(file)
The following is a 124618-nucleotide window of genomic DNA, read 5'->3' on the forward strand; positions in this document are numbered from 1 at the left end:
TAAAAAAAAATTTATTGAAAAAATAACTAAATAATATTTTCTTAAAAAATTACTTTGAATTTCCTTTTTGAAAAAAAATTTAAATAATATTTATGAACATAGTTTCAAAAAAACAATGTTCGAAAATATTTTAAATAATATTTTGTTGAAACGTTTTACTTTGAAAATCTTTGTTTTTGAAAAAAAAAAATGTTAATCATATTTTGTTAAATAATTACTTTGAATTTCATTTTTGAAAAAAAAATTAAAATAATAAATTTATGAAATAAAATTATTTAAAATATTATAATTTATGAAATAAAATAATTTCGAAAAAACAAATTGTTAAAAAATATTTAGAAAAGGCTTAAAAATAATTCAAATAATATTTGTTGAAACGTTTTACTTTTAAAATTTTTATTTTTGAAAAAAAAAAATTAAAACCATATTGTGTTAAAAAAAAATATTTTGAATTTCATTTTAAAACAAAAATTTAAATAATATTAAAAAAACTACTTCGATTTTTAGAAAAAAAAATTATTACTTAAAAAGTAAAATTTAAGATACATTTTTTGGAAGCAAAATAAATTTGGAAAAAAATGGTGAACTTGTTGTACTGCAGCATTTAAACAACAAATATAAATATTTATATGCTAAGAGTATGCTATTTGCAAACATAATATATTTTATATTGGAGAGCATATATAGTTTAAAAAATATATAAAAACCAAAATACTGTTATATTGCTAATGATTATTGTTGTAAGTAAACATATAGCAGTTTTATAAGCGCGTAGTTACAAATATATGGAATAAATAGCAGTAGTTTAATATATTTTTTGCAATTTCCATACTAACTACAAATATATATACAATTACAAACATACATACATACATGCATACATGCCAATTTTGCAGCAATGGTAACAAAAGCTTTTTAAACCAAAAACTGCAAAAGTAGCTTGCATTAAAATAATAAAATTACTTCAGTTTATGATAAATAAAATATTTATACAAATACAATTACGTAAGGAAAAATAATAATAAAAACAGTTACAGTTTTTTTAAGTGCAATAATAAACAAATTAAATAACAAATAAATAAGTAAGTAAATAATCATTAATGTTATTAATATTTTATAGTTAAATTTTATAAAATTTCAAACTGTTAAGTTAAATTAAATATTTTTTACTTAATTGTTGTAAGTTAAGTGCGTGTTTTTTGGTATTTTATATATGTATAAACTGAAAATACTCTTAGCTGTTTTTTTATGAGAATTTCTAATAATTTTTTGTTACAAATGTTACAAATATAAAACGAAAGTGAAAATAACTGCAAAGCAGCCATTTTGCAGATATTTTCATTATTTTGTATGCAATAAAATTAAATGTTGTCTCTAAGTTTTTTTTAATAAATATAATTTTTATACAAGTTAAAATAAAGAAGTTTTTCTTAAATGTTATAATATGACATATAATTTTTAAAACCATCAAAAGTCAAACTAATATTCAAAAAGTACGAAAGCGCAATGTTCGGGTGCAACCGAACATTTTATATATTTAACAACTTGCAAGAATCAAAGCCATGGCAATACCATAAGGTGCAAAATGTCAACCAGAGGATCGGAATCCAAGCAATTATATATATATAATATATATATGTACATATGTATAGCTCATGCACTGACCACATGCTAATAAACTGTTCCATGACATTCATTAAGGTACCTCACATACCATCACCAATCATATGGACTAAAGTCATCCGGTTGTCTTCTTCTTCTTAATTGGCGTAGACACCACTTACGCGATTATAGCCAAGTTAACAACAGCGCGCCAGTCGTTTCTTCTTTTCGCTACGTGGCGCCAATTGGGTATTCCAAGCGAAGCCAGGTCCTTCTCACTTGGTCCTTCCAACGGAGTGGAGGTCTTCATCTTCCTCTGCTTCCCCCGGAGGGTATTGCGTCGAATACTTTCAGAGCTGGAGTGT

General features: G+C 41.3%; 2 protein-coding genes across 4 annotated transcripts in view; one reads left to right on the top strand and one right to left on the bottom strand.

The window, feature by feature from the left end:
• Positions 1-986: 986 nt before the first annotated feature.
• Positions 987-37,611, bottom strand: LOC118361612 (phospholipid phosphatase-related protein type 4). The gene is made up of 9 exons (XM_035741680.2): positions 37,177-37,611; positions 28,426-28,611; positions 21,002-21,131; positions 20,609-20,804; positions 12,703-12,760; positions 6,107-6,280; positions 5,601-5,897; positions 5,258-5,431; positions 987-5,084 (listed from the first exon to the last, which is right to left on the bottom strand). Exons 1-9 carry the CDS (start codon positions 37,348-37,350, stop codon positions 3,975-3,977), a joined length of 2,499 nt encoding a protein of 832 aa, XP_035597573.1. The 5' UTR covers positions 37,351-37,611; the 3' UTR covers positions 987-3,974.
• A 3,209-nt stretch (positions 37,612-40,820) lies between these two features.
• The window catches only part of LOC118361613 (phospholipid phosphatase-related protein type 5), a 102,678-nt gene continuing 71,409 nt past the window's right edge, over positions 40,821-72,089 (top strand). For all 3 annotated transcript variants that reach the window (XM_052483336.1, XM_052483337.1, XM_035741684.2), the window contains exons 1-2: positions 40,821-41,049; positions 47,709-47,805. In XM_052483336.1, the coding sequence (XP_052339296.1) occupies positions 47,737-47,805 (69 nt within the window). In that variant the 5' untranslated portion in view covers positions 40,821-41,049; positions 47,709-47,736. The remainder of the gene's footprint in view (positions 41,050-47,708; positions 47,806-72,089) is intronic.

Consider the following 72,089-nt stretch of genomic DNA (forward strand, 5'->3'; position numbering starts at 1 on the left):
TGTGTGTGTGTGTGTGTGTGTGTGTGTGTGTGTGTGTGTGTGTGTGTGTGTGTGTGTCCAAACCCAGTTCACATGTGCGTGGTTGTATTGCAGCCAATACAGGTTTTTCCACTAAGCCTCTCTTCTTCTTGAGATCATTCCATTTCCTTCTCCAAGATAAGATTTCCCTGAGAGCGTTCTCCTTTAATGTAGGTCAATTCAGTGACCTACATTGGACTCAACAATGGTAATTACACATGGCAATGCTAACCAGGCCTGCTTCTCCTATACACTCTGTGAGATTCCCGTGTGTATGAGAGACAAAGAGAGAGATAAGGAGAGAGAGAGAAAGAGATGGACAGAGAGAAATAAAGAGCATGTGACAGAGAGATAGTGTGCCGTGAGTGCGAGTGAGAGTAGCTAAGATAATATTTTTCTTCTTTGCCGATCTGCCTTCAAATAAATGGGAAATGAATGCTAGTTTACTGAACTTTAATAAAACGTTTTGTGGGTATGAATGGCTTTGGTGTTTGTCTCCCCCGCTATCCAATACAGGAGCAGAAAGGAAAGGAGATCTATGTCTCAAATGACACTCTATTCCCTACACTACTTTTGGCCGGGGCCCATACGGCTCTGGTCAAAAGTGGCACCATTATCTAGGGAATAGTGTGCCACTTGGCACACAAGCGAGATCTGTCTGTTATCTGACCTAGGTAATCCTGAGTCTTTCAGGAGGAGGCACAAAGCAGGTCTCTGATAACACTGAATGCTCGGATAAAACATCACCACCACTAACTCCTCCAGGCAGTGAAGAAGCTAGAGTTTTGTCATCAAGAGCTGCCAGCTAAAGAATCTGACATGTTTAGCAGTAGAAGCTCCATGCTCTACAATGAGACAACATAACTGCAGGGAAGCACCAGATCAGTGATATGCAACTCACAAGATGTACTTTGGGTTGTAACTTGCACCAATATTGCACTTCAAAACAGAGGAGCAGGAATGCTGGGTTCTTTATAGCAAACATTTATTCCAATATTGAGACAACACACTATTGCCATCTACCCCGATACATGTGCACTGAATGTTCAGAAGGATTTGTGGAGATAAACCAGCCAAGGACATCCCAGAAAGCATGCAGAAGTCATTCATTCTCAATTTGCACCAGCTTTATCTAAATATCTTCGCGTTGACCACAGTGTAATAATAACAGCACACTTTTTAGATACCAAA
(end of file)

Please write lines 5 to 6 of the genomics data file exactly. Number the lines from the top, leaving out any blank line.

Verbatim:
• Positions 1-986: 986 nt before the first annotated feature.
• Positions 987-37,611, bottom strand: LOC118361612 (phospholipid phosphatase-related protein type 4). The gene is made up of 9 exons (XM_035741680.2): positions 37,177-37,611; positions 28,426-28,611; positions 21,002-21,131; positions 20,609-20,804; positions 12,703-12,760; positions 6,107-6,280; positions 5,601-5,897; positions 5,258-5,431; positions 987-5,084 (listed from the first exon to the last, which is right to left on the bottom strand). Exons 1-9 carry the CDS (start codon positions 37,348-37,350, stop codon positions 3,975-3,977), a joined length of 2,499 nt encoding a protein of 832 aa, XP_035597573.1. The 5' UTR covers positions 37,351-37,611; the 3' UTR covers positions 987-3,974.